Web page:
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1. What is Functional Threshold Power (FTP, FTHR) in Cycling?


Functional Threshold Power is the maximum average power you can hold for one hour. FTP in cycling is the most important number where everything begins!

Actually, it is very hard to do this kind of workout, it can be done just by well-trained athletes. Instead, you can do a 20 min test described below.

1.1 Why FTP is so important?


Base on Functional Threshold Power we can build our training plans, set up training zones, work on specific energy systems and easier achieve our goals.

1.2 How long you can hold your FTP?


Very well train athlete can spend even 2 hours around his FTP level. It is good if you can handle 2 x 20 minutes intervals at your Functional Threshold Power. Remember that you can spend just minutes being over your threshold and much longer being below it. That is the way it is so important to increase as high as possible.

1.3 What tells you if someone’s threshold is 250 Watts?


Not much, I would ask what is his/her weight it gives me much more information if I can count his power to weight ratio. Example: Rider 1, FTP 250 Watts weight 63 kg and Rider 2, FTP 290 Watts weight 85 kg.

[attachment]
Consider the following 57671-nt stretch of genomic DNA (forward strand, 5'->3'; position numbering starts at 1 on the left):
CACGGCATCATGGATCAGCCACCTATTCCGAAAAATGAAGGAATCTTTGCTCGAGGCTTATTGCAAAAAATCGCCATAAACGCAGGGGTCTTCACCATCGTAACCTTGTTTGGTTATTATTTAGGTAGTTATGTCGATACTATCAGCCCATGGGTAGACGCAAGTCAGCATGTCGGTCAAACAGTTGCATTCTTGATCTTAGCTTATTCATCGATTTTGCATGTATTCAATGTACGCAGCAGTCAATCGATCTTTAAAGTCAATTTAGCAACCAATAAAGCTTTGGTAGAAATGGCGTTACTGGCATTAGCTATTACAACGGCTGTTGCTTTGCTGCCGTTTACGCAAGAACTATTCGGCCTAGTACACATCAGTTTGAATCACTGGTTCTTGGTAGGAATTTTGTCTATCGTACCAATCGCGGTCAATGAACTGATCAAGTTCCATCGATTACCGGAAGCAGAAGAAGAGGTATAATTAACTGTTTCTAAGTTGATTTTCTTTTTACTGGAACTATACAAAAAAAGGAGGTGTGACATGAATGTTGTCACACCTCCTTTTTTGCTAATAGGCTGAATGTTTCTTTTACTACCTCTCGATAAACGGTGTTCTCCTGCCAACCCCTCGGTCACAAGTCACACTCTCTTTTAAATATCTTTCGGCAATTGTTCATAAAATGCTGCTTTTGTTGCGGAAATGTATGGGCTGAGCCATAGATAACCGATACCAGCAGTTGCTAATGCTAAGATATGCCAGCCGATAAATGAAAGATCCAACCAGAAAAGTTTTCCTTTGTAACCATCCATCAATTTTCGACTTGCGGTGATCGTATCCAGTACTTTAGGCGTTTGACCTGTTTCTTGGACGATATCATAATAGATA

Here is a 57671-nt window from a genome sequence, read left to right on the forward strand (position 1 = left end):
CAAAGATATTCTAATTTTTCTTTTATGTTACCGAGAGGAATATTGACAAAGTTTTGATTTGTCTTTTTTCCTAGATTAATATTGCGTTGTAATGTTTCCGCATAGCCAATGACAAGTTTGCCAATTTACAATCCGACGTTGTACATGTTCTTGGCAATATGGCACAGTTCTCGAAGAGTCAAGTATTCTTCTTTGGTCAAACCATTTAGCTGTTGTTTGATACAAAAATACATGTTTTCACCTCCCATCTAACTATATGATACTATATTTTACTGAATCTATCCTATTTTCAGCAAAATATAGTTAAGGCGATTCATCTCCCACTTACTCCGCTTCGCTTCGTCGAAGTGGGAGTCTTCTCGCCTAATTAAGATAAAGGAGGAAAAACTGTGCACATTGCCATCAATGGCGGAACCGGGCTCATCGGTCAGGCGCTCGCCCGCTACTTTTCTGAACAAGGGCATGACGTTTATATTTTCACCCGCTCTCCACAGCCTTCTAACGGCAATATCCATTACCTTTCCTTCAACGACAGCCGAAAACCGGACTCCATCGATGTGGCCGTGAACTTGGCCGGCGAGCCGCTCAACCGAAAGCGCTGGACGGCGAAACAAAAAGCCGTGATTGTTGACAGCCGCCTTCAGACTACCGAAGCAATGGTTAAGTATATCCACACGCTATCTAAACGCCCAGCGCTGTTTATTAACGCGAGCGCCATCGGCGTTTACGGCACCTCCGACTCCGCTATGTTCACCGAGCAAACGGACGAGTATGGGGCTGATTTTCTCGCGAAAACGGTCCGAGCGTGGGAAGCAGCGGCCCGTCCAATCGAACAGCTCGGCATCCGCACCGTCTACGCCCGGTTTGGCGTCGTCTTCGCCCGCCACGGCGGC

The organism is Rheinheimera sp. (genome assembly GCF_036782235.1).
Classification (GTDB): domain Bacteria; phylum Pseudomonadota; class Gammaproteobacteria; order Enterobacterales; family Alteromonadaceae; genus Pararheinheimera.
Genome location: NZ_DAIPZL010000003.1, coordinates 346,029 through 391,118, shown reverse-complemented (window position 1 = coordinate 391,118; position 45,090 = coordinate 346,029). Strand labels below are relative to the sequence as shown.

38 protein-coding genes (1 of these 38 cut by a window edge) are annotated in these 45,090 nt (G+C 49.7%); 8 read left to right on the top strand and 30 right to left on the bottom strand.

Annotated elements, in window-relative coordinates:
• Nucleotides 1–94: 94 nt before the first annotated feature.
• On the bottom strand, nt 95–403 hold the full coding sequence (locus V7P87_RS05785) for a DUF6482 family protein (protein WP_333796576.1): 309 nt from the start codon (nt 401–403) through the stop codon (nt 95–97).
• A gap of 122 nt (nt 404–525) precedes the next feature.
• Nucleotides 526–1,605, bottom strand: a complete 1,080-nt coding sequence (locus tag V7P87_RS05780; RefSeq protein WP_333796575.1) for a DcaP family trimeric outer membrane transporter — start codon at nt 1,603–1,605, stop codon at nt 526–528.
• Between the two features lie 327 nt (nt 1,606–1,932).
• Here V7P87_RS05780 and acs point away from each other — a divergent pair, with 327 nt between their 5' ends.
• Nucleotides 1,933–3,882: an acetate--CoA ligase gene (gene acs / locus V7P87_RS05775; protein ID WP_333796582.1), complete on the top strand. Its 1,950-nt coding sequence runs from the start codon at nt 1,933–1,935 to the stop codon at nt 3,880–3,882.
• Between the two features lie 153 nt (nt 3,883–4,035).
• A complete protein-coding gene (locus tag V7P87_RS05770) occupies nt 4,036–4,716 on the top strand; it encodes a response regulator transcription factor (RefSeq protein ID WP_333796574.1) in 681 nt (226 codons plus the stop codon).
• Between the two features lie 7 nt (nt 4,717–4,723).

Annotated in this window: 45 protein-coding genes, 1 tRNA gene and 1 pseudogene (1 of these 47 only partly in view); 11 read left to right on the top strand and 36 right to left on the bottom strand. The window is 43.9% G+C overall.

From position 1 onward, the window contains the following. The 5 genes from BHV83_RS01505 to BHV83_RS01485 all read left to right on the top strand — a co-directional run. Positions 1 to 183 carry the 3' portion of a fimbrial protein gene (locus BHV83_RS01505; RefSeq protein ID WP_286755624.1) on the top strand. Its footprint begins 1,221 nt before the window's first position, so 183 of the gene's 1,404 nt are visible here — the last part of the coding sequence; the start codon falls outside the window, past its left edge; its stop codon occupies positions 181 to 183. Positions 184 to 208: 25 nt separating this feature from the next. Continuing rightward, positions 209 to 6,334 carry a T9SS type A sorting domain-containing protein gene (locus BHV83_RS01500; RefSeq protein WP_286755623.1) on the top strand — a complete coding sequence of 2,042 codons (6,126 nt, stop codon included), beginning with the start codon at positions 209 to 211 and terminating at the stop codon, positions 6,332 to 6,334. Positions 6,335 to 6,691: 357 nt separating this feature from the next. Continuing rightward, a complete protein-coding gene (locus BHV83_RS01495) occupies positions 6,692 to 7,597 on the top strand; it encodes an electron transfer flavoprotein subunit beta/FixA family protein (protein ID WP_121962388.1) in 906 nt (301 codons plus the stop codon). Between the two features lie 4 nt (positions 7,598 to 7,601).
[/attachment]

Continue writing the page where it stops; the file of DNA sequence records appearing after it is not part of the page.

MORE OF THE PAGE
Rider 1: 3.96 Watts/kilo
Rider 2: 3.41 Watts/kilo

Conclusion: Rider 1 is a good climber but would have a lot of problems with Rider 2 on flat courses, criteriums and at the track.

Don’t always try to get the best power to weight ratio!

It is a very important aspect but not always valuable, depends on the type of cycling you are doing.

2. What is Good FTP?


This table will show you how you look in front of other cyclists. Are you below or over your category?

  Men FTP Women FTP
  6.40 5.69
  6.31 5.61
  6.22 5.53
  6.13 5.44
 World Class 6.04 5.36
  5.96 5.28
  5.87 5.20
  5.78 5.12
  5.69 5.03
  5.60 4.95
Exceptional 5.51 4.87
  5.42 4.79
  5.33 4.70
  5.24 4.62
  5.15 4.54
  5.07 4.46
Excellent Cat I 4.98 4.38
  4.89 4.29
  4.80 4.21
  4.71 4.13
  4.62 4.05
Very Good Cat II 4.53 3.97
  4.44 3.88
  4.35 3.80
  4.27 3.72
  4.18 3.64
  4.09 3.55
  4.00 3.47
Good Cat III 3.91 3.39
  3.82 3.31
  3.73 3.23
  3.64 3.14
  3.55 3.06
  3.47 2.98
Moderate Cat IV 3.38 2.90
  3.29 2.82
  3.20 2.73
  3.11 2.65
  3.02 2.57
  2.93 2.49
Fair Cat V 2.84 2.40
  2.75 2.32
  2.66 2.24
  2.58 2.16
  2.49 2.08
  2.40 1.99
  2.31 1.91
Untrained 2.22 1.83
  2.13 1.75
  2.04 1.67
  1.95 1.58
  1.86 1.50

Hunter Allen and Andrew Coggan. (2010) Training and racing with the power meter. Boulder, CO